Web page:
Consequently, it became clear to the Abkhaz side that it completely fell into the conjuncture of Russia’s aggressive foreign policy and the chances of defending its positions to the rest of the world reduced from negligible to near zero. One of the main reasons for the activating of the Abkhaz side on social networks and launching online campaigns should be the feeling that the war started by Russia in Ukraine has completely absorbed the prospect of considering Abkhazia as an “independent case.” With the resources at their disposal, Abkhaz users are trying to send a key message to the rest of the world on social media – “that Abkhazia’s struggle for independence is more” than just Russia’s aggressive foreign policy towards its neighbors.
In this post, an Abkhaz user writes that Abkhazia meets all of the conditions for being a sovereign state.
As Abkhaz users say in public posts, they “won the military war but made concession in the information war.” The Russian war in Ukraine reinforced this defeat in the information war. The campaign launched on social networks is also aimed at correcting this “mistake” and, according to the Abkhaz side, “bringing the truth” to the world about the Abkhazian war. As published posts and comments to these posts by Abkhaz users read, “ the events in Ukraine and the war in Abkhazia cannot be equated” because the victim of the military aggression in the second case was “the Abkhaz nation, not Georgia.” With the ongoing online campaign, Abkhaz users who are imbued with a sense of protest are confronting the intensified international discussion that Russia’s aggressive military policy began with the collapse of the Soviet Union and that Georgia was one of the first victims. According to them, the ongoing war in Ukraine further contributed to the “falsification of history” by Georgians and, in fact, the “Abkhaz nation was oppressed” in the fight for self-preservation against Georgia during the events of 1992-93. Consequently, the intensified conversations which followed the war in Ukraine about Russia’s historically aggressive role in the neighborhood, one of the most obvious examples of which is the war in Abkhazia, were perceived by the Abkhaz side as a message against them and were met with a retaliatory campaign on social media.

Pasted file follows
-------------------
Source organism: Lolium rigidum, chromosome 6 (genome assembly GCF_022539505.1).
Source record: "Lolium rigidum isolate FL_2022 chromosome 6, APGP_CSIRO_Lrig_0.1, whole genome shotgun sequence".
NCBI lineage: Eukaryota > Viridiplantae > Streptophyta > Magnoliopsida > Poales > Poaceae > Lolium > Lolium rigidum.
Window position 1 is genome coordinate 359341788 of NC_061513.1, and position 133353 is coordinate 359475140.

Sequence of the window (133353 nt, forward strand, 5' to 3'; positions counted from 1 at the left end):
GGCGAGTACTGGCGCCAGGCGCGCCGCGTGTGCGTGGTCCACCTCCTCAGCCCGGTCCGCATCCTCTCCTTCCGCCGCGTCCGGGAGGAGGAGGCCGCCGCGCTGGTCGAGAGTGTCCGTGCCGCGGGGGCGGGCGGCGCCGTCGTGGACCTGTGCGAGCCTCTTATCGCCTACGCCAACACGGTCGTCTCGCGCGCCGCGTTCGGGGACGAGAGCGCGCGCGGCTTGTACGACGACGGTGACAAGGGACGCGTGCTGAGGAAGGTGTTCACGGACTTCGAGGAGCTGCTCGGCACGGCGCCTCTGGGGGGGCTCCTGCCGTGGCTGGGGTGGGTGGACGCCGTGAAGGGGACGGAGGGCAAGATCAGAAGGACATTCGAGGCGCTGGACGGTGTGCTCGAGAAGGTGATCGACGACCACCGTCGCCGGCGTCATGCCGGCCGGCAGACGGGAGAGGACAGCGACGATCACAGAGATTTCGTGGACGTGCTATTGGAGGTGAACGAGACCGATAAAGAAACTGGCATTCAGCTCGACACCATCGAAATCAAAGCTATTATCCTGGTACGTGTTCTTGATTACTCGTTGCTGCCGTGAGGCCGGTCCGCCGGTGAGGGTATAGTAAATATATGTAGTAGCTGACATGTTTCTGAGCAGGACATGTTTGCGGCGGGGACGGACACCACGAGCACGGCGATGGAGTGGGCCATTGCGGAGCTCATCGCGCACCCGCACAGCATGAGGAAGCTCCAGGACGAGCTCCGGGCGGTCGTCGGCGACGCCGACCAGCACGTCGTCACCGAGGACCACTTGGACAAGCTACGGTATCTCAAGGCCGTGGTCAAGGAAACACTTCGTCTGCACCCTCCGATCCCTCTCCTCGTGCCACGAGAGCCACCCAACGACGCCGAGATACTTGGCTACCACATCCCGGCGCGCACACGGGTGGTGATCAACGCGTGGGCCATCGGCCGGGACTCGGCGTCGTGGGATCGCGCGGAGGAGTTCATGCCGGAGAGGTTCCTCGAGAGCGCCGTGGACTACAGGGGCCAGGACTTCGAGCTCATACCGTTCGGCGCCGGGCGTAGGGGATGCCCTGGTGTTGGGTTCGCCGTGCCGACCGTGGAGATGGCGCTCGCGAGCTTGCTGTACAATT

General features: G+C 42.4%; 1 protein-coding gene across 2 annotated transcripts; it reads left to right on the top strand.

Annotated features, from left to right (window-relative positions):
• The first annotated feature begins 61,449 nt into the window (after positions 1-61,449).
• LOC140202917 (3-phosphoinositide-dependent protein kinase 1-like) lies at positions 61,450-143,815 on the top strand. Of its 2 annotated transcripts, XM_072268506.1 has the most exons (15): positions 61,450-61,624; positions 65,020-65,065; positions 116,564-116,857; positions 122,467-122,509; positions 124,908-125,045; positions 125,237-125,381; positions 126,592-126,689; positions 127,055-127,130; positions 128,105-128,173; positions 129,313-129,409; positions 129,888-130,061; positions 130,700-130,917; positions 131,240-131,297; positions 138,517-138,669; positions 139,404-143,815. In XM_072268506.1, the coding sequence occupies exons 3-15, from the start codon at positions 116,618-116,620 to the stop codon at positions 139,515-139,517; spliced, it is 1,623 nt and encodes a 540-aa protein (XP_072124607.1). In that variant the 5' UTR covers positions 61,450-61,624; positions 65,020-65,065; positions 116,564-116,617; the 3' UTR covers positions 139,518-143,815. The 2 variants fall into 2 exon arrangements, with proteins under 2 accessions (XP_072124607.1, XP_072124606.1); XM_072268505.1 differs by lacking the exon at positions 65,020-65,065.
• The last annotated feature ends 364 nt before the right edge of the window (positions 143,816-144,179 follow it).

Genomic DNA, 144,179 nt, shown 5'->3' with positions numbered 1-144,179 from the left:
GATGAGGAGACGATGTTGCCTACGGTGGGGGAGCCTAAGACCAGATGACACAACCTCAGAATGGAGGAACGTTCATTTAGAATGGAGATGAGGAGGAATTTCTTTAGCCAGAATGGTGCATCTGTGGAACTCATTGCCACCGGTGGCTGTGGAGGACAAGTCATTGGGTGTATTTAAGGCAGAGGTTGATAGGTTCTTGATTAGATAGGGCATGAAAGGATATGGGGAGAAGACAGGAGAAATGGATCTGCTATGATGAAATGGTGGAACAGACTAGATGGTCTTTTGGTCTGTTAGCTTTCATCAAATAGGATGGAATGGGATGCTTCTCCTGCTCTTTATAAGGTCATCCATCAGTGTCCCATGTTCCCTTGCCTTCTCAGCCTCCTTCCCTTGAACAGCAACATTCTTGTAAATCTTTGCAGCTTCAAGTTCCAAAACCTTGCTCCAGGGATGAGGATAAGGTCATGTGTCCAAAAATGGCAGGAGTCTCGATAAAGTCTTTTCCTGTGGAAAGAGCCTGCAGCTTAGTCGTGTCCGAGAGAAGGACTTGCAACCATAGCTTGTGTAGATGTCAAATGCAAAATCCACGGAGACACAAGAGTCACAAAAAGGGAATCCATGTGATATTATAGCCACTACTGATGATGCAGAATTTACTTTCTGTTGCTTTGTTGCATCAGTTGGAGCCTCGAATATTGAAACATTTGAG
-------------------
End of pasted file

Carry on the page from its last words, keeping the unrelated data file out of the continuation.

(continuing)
Abkhaz society, which thinks that Russia’s actions in Ukraine directly and badly affect their reputation, is trying to bring its own view of the inter-relationship between “aggressor” and “victim” to the world – where, in the case of the Abkhazian war, the aggressor is not Russia and the victim – not Georgia but Georgia is itself the aggressor and the victim is the Abkhaz nation. This online campaign can be considered as an attempt to confront the world-wide discourse – a discourse where Russia is the aggressor and Georgia is one of the states that is the subject of Russia’s unjust military policy.
The Kremlin’s war in Ukraine affected the whole world and Abkhazia, directly dependent on Russia, could not be an exception. Talks about the possibility of establishing the “Union State” with Russia and Belarus has also intensified in Abkhaz political circles which once again indicates that significant domestic socio-political changes are taking place in the occupied region. Against the background of large-scale domestic and foreign political upheavals, natural worries and the fear of the future intensified among the Abkhaz. Part of society has a clear perception that Russia’s actions in Ukraine significantly hinder the policy of recognizing the region and considering the historical development of the Abkhaz nation as an independent event from Moscow. The development of events forces Abkhaz users of social networks to apply all available means to defend their positions.